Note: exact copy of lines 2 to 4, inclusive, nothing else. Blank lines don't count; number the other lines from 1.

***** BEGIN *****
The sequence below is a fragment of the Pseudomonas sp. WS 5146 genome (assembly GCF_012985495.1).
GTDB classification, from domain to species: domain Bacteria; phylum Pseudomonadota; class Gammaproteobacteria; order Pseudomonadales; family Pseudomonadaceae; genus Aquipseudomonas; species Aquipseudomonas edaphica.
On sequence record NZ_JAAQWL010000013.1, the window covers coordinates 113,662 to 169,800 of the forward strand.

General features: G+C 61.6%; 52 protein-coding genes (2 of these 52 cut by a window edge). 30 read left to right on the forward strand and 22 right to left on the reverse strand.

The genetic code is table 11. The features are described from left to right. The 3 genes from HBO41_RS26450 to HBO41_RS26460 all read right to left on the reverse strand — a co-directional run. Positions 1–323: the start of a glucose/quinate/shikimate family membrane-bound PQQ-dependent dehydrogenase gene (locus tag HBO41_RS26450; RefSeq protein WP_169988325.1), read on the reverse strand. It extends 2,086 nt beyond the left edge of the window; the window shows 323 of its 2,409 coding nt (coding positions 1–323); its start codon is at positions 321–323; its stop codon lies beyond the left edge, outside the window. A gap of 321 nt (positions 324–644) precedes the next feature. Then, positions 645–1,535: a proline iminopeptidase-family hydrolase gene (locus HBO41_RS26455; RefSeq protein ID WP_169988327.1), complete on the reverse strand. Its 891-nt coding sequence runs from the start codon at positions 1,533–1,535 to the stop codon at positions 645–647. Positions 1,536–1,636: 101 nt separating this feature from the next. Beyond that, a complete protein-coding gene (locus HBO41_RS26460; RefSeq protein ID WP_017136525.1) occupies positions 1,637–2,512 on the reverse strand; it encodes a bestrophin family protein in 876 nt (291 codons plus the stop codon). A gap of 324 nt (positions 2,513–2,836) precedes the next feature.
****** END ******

GTDB classification, from domain to species: domain Bacteria; phylum Pseudomonadota; class Gammaproteobacteria; order Pseudomonadales; family Pseudomonadaceae; genus Aquipseudomonas; species Aquipseudomonas edaphica.
On sequence record NZ_JAAQWL010000013.1, the window covers coordinates 113,662 to 169,800 of the forward strand.

General features: G+C 61.6%; 52 protein-coding genes (2 of these 52 cut by a window edge). 30 read left to right on the forward strand and 22 right to left on the reverse strand.